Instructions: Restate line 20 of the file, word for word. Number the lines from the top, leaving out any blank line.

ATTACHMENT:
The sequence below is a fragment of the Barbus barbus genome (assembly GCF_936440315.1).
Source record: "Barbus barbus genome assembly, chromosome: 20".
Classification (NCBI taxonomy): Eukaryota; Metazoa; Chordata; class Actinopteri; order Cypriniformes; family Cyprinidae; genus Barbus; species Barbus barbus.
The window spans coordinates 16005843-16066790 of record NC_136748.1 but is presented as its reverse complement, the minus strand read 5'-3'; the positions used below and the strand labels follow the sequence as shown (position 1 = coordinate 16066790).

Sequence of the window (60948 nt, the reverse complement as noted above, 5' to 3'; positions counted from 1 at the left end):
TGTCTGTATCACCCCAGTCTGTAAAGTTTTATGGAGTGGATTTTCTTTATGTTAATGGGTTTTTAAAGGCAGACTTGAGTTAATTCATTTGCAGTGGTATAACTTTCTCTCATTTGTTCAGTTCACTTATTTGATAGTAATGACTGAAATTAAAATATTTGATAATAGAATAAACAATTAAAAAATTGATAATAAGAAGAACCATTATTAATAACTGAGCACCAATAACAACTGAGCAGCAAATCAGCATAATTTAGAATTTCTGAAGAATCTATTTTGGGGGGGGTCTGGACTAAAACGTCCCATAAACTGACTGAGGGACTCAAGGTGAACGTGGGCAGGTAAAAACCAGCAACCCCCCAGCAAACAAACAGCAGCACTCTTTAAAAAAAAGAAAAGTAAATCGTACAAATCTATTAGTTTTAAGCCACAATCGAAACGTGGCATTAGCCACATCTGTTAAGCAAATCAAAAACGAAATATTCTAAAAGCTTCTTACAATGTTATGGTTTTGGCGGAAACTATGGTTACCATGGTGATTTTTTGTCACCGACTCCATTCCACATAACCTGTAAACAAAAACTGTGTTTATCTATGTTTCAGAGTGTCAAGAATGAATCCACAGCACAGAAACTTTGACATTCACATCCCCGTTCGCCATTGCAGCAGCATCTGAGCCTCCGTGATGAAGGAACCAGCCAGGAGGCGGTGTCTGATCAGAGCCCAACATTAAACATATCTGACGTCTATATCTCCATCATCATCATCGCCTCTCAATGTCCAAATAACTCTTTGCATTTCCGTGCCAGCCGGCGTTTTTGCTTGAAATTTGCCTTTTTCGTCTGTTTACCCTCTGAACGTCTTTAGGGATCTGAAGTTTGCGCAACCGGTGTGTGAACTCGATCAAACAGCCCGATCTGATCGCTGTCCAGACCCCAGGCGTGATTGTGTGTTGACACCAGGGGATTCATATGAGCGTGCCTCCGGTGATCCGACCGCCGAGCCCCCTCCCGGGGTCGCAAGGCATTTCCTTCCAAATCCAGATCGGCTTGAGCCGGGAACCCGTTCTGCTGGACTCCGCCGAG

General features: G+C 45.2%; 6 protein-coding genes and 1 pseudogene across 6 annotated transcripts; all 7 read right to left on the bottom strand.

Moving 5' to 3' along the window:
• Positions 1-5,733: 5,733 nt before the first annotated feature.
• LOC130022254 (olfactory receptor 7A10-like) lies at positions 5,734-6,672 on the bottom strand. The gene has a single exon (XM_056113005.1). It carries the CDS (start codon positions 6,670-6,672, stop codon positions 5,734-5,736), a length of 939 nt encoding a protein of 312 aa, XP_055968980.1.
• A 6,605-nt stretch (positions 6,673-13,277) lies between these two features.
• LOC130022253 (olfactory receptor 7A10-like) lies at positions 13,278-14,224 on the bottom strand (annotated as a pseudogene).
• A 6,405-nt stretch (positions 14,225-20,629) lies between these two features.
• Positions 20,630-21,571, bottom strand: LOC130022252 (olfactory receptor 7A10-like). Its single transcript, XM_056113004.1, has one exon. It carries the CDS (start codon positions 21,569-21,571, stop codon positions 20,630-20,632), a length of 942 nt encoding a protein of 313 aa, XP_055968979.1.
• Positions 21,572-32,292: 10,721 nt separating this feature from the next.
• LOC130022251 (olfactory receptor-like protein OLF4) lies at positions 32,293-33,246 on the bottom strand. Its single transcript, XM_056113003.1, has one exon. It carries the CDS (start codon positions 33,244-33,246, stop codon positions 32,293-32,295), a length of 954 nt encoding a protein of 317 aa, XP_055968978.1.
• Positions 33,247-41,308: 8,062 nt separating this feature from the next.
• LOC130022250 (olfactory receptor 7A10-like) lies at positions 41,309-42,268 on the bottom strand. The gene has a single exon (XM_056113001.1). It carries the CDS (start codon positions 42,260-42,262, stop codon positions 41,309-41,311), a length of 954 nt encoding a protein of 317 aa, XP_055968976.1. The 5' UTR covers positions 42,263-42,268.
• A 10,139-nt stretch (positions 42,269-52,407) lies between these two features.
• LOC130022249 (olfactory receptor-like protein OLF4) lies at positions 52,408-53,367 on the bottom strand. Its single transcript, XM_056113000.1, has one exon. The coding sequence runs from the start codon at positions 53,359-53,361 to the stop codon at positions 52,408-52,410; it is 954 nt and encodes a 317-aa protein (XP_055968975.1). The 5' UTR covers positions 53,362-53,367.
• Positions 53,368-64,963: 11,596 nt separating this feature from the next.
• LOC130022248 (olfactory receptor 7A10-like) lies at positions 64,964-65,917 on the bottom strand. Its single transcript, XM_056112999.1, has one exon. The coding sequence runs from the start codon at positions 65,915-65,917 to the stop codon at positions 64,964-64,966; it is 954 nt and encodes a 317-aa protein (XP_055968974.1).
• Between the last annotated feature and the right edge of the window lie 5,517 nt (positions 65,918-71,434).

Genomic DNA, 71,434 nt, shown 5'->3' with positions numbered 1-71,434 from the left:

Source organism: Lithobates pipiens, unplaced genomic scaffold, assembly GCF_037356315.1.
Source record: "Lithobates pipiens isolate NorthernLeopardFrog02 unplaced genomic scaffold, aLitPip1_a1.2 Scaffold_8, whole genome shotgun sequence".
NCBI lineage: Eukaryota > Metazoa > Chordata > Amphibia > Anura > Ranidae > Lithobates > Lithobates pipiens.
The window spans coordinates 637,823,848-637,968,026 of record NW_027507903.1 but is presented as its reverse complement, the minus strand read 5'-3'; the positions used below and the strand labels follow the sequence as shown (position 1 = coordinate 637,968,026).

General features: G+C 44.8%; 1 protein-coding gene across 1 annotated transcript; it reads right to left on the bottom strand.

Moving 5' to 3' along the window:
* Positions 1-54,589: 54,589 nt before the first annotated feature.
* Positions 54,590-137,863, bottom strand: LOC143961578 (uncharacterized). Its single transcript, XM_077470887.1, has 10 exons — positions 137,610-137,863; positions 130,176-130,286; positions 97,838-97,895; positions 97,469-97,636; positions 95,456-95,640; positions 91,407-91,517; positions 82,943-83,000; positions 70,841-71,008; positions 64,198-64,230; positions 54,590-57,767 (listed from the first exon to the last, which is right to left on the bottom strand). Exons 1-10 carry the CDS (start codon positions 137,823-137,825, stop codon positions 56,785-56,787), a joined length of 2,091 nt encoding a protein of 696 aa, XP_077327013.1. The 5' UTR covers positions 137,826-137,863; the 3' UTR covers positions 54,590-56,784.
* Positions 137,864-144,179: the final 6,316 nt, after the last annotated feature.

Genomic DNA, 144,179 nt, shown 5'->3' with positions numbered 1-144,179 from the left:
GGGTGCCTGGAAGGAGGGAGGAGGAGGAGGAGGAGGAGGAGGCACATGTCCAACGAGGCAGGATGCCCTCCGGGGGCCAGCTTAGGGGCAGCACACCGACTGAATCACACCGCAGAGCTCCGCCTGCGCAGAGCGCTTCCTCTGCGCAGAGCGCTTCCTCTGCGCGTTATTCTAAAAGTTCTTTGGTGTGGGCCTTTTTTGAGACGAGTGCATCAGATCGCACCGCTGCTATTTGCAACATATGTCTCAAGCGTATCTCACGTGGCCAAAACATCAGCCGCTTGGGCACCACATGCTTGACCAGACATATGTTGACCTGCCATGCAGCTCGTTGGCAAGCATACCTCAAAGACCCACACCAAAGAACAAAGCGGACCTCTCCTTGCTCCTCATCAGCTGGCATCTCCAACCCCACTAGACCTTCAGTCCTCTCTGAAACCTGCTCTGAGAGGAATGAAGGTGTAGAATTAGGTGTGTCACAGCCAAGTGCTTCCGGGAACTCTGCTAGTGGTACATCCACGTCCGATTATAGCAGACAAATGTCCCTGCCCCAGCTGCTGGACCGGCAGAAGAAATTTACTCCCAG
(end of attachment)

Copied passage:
• LOC130022249 (olfactory receptor-like protein OLF4) lies at positions 52,408-53,367 on the bottom strand. Its single transcript, XM_056113000.1, has one exon. The coding sequence runs from the start codon at positions 53,359-53,361 to the stop codon at positions 52,408-52,410; it is 954 nt and encodes a 317-aa protein (XP_055968975.1). The 5' UTR covers positions 53,362-53,367.